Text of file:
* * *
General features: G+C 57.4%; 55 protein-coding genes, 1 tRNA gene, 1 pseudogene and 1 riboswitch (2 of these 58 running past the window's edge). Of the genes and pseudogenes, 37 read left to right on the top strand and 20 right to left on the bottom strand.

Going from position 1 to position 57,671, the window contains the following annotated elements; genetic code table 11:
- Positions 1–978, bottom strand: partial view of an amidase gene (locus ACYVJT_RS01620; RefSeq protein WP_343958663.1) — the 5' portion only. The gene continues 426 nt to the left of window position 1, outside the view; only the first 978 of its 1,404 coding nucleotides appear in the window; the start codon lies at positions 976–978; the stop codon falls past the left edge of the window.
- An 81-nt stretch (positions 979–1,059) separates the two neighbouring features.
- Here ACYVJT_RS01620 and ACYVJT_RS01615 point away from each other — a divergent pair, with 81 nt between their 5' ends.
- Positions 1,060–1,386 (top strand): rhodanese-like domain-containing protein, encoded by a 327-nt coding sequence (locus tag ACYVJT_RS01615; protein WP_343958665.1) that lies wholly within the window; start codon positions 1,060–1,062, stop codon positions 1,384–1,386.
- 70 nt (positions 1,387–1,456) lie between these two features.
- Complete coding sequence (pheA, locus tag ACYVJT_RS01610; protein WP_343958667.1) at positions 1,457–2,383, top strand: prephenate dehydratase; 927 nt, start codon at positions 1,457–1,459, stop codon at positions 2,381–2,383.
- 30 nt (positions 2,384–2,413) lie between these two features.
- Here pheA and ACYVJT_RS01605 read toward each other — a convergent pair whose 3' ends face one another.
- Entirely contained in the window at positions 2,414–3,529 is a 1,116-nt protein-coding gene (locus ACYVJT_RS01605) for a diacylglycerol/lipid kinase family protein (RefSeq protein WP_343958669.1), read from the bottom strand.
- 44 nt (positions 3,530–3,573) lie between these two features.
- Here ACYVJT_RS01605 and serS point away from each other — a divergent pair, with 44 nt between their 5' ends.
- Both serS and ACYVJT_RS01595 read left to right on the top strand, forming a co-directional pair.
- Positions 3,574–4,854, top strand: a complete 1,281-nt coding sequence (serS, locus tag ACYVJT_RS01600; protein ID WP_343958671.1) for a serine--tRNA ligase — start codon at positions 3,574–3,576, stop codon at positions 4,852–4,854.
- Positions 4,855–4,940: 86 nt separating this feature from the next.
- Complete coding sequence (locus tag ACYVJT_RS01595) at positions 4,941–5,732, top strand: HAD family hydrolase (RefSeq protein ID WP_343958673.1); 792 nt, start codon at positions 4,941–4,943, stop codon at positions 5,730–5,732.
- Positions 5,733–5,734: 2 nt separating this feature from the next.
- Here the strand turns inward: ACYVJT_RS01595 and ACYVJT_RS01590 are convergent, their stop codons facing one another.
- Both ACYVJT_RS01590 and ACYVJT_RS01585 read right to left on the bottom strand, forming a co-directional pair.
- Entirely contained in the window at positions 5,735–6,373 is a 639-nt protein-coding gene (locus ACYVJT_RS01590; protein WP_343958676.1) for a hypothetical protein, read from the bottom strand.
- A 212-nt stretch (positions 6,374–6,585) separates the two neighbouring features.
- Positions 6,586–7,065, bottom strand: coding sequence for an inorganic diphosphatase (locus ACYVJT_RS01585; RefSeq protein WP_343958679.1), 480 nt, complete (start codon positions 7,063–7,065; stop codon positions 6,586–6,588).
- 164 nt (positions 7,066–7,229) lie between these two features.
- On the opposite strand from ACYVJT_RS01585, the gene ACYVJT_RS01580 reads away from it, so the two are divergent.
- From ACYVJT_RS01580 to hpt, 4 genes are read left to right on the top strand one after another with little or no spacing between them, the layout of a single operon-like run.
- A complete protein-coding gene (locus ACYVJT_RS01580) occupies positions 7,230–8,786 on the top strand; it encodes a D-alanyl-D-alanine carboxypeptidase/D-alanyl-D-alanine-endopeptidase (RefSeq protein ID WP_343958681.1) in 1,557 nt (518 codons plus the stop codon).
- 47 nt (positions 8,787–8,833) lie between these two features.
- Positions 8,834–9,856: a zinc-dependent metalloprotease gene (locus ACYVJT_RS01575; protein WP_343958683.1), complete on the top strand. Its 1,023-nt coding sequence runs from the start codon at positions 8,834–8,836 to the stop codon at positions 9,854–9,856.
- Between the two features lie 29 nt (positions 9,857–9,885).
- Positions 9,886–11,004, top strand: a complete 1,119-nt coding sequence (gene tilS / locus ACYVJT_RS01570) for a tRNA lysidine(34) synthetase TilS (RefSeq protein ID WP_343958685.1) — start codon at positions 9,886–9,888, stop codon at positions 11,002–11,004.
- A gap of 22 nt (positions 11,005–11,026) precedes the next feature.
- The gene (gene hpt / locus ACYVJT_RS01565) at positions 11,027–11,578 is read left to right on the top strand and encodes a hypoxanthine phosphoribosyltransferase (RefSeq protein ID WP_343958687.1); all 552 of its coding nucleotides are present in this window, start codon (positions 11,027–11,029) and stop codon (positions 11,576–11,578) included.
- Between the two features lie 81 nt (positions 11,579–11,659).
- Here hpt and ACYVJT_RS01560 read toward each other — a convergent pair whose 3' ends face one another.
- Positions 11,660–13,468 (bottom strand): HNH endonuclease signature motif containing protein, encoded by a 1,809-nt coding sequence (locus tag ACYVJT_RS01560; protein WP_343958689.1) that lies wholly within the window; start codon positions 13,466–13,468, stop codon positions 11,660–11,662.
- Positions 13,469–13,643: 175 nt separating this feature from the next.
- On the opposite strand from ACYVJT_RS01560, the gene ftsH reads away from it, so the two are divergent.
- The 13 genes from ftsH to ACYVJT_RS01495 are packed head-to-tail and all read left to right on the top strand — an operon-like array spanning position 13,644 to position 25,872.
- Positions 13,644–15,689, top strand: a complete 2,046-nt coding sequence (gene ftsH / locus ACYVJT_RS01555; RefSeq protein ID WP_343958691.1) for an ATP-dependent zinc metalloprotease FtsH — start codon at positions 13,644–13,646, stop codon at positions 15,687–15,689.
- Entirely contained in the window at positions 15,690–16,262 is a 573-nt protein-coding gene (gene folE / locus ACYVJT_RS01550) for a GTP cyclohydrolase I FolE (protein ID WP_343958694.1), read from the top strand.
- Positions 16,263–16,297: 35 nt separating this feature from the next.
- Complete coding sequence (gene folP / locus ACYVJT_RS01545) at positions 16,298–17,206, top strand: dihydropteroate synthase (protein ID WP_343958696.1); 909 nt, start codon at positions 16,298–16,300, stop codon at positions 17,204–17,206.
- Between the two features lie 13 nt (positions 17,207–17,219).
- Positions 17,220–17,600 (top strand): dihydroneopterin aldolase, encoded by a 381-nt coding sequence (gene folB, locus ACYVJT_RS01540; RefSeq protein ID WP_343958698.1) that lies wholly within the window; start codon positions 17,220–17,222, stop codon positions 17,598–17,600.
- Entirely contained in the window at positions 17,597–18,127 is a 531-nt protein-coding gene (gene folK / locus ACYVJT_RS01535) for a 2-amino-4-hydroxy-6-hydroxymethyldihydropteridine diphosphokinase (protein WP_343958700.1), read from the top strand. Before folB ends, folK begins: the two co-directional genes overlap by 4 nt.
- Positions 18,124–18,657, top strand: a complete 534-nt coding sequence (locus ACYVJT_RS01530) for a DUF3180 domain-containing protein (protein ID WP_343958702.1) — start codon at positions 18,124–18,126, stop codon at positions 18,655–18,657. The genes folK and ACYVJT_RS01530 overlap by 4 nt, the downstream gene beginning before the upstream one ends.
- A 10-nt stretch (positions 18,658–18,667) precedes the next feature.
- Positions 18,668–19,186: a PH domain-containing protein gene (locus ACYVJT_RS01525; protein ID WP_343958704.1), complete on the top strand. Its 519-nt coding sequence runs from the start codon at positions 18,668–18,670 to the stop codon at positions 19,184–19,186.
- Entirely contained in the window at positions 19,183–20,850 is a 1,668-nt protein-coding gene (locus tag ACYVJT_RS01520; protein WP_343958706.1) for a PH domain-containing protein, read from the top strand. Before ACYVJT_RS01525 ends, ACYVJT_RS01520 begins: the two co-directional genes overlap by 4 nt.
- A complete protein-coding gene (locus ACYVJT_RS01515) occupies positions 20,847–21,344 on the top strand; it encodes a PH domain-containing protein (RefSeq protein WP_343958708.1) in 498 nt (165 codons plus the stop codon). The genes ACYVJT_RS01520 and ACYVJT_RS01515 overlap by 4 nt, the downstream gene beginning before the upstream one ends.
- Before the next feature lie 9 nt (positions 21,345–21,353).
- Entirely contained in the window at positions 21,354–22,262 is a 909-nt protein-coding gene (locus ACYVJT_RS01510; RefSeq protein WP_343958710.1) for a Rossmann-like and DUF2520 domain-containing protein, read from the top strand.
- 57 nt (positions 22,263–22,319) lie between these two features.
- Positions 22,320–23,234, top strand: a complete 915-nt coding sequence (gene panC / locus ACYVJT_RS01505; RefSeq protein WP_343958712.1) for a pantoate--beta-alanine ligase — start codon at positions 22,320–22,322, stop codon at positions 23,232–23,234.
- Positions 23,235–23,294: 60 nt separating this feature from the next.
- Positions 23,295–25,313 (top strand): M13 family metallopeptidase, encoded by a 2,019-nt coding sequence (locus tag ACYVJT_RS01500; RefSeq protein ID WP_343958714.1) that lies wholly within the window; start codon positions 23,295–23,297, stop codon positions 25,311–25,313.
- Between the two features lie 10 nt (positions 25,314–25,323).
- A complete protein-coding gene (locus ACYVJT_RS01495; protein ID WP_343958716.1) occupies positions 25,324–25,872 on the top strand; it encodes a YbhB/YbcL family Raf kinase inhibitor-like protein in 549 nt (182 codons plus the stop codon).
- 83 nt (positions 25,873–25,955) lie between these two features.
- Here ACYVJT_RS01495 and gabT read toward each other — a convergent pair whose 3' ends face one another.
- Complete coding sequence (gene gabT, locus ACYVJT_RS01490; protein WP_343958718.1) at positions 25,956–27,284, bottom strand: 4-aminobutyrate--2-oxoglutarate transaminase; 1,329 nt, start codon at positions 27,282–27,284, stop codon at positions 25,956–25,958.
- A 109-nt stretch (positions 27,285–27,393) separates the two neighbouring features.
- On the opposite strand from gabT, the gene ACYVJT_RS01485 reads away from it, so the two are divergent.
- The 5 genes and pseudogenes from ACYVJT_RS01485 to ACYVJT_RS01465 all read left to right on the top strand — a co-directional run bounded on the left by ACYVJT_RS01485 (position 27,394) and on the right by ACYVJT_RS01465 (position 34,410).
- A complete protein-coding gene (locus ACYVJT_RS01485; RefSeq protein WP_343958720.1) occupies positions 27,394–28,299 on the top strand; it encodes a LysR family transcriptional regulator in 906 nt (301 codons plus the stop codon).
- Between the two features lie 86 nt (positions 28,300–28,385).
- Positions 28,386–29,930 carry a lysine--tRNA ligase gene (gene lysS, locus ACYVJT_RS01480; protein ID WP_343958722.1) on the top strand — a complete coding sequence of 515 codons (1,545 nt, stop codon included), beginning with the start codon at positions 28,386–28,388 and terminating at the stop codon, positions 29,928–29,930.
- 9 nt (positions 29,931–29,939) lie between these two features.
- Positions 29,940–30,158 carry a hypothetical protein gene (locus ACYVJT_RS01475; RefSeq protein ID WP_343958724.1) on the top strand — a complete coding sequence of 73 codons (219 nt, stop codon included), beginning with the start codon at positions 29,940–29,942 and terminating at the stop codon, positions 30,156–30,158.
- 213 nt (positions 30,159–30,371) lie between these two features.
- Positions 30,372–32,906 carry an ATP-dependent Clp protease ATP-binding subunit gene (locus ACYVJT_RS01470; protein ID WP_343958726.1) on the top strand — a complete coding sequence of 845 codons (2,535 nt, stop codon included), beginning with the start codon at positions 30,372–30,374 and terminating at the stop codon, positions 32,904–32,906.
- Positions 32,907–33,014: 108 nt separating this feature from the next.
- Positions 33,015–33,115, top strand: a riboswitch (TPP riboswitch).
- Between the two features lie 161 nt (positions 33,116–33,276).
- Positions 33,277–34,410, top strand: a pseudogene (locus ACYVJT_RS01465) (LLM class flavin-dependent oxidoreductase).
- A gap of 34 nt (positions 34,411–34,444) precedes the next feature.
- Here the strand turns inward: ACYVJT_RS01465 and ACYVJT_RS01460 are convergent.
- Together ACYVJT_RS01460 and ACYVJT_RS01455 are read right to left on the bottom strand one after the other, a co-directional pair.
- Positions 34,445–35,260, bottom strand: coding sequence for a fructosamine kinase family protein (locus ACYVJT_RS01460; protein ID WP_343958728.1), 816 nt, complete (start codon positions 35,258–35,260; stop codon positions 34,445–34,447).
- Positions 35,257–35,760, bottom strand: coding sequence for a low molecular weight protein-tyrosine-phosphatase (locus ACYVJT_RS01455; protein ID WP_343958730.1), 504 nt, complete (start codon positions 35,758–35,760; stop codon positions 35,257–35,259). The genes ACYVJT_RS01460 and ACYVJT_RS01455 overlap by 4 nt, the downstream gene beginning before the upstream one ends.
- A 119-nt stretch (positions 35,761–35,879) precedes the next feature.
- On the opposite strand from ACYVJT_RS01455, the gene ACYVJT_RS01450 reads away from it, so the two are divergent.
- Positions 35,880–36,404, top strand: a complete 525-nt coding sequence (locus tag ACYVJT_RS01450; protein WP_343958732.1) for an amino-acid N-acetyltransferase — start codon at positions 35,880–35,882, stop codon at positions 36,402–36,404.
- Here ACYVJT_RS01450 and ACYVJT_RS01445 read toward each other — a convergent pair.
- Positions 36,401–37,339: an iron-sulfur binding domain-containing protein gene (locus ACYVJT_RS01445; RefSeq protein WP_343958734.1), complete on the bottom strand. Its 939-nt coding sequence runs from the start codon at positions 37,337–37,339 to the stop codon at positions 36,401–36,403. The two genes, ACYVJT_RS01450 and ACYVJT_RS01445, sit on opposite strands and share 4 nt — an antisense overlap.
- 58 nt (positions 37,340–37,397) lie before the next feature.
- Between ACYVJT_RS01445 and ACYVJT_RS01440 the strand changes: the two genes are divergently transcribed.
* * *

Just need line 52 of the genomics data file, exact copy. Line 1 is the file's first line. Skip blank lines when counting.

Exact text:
- Before the next feature lie 9 nt (positions 21,345–21,353).